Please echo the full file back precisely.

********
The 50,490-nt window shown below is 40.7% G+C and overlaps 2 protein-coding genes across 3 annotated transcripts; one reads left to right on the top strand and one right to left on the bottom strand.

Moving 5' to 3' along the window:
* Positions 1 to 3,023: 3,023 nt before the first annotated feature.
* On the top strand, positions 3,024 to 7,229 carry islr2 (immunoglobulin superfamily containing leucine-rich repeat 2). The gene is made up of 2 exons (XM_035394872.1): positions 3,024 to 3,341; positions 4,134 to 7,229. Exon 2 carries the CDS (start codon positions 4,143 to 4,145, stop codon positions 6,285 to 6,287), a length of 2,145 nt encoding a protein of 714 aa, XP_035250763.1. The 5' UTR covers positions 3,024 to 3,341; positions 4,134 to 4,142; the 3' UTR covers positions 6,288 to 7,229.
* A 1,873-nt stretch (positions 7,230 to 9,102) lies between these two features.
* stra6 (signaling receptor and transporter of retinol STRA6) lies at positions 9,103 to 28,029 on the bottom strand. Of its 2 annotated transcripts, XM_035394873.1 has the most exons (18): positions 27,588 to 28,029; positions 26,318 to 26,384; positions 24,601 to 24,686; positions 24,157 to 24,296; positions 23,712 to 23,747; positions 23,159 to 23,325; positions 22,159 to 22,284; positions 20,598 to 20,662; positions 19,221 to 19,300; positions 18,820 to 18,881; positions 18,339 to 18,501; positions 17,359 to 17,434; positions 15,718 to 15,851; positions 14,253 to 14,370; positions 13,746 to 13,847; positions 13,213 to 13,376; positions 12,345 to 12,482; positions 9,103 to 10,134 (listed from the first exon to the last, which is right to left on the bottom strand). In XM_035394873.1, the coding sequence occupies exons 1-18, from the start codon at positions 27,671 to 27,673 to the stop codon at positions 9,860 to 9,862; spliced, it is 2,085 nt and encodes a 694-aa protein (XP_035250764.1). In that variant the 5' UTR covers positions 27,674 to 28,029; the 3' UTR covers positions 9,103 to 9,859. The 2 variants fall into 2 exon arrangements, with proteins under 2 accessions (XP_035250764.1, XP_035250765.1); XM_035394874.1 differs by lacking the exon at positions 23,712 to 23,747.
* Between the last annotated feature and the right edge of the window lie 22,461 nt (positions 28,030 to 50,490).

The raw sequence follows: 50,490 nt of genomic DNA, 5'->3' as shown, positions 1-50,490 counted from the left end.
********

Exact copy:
The 50,490-nt window shown below is 40.7% G+C and overlaps 2 protein-coding genes across 3 annotated transcripts; one reads left to right on the top strand and one right to left on the bottom strand.

Moving 5' to 3' along the window:
* Positions 1 to 3,023: 3,023 nt before the first annotated feature.
* On the top strand, positions 3,024 to 7,229 carry islr2 (immunoglobulin superfamily containing leucine-rich repeat 2). The gene is made up of 2 exons (XM_035394872.1): positions 3,024 to 3,341; positions 4,134 to 7,229. Exon 2 carries the CDS (start codon positions 4,143 to 4,145, stop codon positions 6,285 to 6,287), a length of 2,145 nt encoding a protein of 714 aa, XP_035250763.1. The 5' UTR covers positions 3,024 to 3,341; positions 4,134 to 4,142; the 3' UTR covers positions 6,288 to 7,229.
* A 1,873-nt stretch (positions 7,230 to 9,102) lies between these two features.
* stra6 (signaling receptor and transporter of retinol STRA6) lies at positions 9,103 to 28,029 on the bottom strand. Of its 2 annotated transcripts, XM_035394873.1 has the most exons (18): positions 27,588 to 28,029; positions 26,318 to 26,384; positions 24,601 to 24,686; positions 24,157 to 24,296; positions 23,712 to 23,747; positions 23,159 to 23,325; positions 22,159 to 22,284; positions 20,598 to 20,662; positions 19,221 to 19,300; positions 18,820 to 18,881; positions 18,339 to 18,501; positions 17,359 to 17,434; positions 15,718 to 15,851; positions 14,253 to 14,370; positions 13,746 to 13,847; positions 13,213 to 13,376; positions 12,345 to 12,482; positions 9,103 to 10,134 (listed from the first exon to the last, which is right to left on the bottom strand). In XM_035394873.1, the coding sequence occupies exons 1-18, from the start codon at positions 27,671 to 27,673 to the stop codon at positions 9,860 to 9,862; spliced, it is 2,085 nt and encodes a 694-aa protein (XP_035250764.1). In that variant the 5' UTR covers positions 27,674 to 28,029; the 3' UTR covers positions 9,103 to 9,859. The 2 variants fall into 2 exon arrangements, with proteins under 2 accessions (XP_035250764.1, XP_035250765.1); XM_035394874.1 differs by lacking the exon at positions 23,712 to 23,747.
* Between the last annotated feature and the right edge of the window lie 22,461 nt (positions 28,030 to 50,490).

The raw sequence follows: 50,490 nt of genomic DNA, 5'->3' as shown, positions 1-50,490 counted from the left end.